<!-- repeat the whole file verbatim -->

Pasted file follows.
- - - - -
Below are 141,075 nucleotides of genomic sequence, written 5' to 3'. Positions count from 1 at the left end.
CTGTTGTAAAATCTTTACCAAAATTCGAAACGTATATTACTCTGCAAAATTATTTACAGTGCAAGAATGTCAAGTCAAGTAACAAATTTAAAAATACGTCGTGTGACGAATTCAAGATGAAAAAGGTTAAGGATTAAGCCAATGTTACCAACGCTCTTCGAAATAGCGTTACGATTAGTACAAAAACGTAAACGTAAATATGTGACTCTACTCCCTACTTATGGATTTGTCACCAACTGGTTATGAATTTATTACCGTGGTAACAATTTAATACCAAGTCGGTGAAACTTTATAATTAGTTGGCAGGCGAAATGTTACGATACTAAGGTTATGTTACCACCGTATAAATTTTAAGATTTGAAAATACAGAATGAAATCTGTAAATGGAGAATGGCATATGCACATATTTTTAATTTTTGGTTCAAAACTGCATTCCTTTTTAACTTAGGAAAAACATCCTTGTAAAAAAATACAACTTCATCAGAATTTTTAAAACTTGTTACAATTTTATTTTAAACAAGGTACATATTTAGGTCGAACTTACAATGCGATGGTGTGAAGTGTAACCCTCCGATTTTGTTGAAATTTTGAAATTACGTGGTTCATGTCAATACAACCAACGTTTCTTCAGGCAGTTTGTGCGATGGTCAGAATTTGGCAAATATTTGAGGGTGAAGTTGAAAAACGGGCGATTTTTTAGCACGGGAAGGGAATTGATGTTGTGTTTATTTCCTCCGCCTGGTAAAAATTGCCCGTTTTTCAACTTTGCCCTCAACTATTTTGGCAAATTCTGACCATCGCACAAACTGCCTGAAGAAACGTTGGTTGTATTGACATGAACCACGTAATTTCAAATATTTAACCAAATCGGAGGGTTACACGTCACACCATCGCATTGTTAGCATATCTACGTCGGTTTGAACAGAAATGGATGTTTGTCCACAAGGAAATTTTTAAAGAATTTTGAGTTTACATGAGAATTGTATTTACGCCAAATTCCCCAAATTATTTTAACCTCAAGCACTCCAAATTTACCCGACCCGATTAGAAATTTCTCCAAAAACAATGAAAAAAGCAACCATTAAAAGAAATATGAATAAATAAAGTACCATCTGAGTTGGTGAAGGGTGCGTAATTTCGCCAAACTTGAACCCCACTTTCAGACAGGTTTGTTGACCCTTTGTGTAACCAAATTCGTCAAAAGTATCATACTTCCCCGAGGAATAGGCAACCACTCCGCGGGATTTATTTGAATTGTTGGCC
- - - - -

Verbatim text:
Below are 141,075 nucleotides of genomic sequence, written 5' to 3'. Positions count from 1 at the left end.
CTGTTGTAAAATCTTTACCAAAATTCGAAACGTATATTACTCTGCAAAATTATTTACAGTGCAAGAATGTCAAGTCAAGTAACAAATTTAAAAATACGTCGTGTGACGAATTCAAGATGAAAAAGGTTAAGGATTAAGCCAATGTTACCAACGCTCTTCGAAATAGCGTTACGATTAGTACAAAAACGTAAACGTAAATATGTGACTCTACTCCCTACTTATGGATTTGTCACCAACTGGTTATGAATTTATTACCGTGGTAACAATTTAATACCAAGTCGGTGAAACTTTATAATTAGTTGGCAGGCGAAATGTTACGATACTAAGGTTATGTTACCACCGTATAAATTTTAAGATTTGAAAATACAGAATGAAATCTGTAAATGGAGAATGGCATATGCACATATTTTTAATTTTTGGTTCAAAACTGCATTCCTTTTTAACTTAGGAAAAACATCCTTGTAAAAAAATACAACTTCATCAGAATTTTTAAAACTTGTTACAATTTTATTTTAAACAAGGTACATATTTAGGTCGAACTTACAATGCGATGGTGTGAAGTGTAACCCTCCGATTTTGTTGAAATTTTGAAATTACGTGGTTCATGTCAATACAACCAACGTTTCTTCAGGCAGTTTGTGCGATGGTCAGAATTTGGCAAATATTTGAGGGTGAAGTTGAAAAACGGGCGATTTTTTAGCACGGGAAGGGAATTGATGTTGTGTTTATTTCCTCCGCCTGGTAAAAATTGCCCGTTTTTCAACTTTGCCCTCAACTATTTTGGCAAATTCTGACCATCGCACAAACTGCCTGAAGAAACGTTGGTTGTATTGACATGAACCACGTAATTTCAAATATTTAACCAAATCGGAGGGTTACACGTCACACCATCGCATTGTTAGCATATCTACGTCGGTTTGAACAGAAATGGATGTTTGTCCACAAGGAAATTTTTAAAGAATTTTGAGTTTACATGAGAATTGTATTTACGCCAAATTCCCCAAATTATTTTAACCTCAAGCACTCCAAATTTACCCGACCCGATTAGAAATTTCTCCAAAAACAATGAAAAAAGCAACCATTAAAAGAAATATGAATAAATAAAGTACCATCTGAGTTGGTGAAGGGTGCGTAATTTCGCCAAACTTGAACCCCACTTTCAGACAGGTTTGTTGACCCTTTGTGTAACCAAATTCGTCAAAAGTATCATACTTCCCCGAGGAATAGGCAACCACTCCGCGGGATTTATTTGAATTGTTGGCC